One my grandpa used to swim through
on so many boozy evenings
when the rockabilly band played.
When Patsy Cline crooned
for locals. When as a teenager
Patsy stepped down from the stage
to find my grandpa’s helping hand
and in the back, alone,
my grandma’s jealous gaze
could split the whole place in two.
I walked those freshly slickened
dance floors full of ghosts. Full of sweat
and tears and full of love. Mostly
a past full of the kind of music
that moves through the world briefly.
Mostly the kind of love bars offer to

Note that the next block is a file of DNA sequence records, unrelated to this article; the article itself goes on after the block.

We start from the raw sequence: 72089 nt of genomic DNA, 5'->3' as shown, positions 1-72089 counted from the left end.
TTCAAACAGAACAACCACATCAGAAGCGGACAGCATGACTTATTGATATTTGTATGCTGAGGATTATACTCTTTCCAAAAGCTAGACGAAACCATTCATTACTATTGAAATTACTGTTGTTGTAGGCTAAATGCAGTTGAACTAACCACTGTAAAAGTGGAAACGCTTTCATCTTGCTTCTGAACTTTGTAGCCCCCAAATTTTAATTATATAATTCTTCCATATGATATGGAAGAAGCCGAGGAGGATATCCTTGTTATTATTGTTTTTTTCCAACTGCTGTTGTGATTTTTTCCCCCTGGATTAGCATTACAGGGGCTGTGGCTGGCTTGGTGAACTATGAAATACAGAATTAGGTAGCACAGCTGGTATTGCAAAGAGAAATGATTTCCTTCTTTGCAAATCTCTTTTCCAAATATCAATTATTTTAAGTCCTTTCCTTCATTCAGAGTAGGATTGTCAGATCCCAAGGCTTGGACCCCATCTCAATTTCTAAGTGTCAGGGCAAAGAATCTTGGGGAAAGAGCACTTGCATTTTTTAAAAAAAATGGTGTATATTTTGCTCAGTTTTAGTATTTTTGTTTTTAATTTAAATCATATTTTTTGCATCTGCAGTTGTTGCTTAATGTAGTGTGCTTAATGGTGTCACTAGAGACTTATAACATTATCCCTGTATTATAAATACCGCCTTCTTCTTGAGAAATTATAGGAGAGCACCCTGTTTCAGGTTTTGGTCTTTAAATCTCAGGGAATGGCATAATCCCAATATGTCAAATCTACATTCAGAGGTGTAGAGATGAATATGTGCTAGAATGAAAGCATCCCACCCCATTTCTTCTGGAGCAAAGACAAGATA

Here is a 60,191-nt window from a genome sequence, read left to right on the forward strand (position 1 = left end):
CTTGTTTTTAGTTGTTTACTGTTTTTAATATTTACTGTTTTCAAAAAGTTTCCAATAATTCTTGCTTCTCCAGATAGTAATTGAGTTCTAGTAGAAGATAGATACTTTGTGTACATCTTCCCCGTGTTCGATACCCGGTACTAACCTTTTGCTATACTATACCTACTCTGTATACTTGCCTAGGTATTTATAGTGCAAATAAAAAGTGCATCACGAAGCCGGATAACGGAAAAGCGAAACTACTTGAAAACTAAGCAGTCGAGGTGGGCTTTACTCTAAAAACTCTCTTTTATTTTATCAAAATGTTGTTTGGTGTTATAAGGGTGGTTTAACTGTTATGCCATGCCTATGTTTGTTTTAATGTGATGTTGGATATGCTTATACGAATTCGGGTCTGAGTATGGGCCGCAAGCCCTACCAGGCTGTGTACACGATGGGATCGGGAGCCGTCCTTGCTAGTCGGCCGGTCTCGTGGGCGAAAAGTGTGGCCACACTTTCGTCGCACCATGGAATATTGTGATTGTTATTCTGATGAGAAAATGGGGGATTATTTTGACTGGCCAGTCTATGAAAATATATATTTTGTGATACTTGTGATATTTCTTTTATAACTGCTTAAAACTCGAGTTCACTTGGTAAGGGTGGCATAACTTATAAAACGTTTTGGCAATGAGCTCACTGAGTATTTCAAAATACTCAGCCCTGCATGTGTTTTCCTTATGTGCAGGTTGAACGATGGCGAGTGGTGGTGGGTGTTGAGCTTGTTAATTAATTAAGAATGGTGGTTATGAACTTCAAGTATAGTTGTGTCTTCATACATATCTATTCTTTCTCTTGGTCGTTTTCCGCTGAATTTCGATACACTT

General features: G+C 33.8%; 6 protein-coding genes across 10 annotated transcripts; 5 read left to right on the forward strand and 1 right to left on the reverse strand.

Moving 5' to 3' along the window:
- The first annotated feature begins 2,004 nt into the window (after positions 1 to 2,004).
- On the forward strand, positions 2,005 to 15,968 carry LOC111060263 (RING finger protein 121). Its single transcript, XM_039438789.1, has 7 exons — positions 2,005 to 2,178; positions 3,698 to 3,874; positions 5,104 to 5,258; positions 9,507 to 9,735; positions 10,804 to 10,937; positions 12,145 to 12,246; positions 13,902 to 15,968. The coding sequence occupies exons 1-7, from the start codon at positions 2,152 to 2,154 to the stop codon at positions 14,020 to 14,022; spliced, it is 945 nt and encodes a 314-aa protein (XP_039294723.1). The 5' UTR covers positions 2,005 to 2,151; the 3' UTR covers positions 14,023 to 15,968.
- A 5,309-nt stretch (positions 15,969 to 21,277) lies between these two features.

perfect strangers, shuffling their
sadness round and round for hours
while out in the world the stars
are tarping their dark hands across
the Shenandoah River. I don’t know
if my grandpa lost more of his life
in this rusty old pale of a place,
or if he somehow managed to
gather pocketsful of small and holy
moments, nights of joyous giving in.
Life goes this way. Goes that way.
Patsy Cline will die in a plane crash
coming back from Kansas City
just at the turning point of thirty,
while my grandpa will lay cement
for years, drink and drink and drink,
pretending his life against what Patsy
learned in one messy instant outside
Nashville. When it’s your time to go,
she said, well, it’s just your time.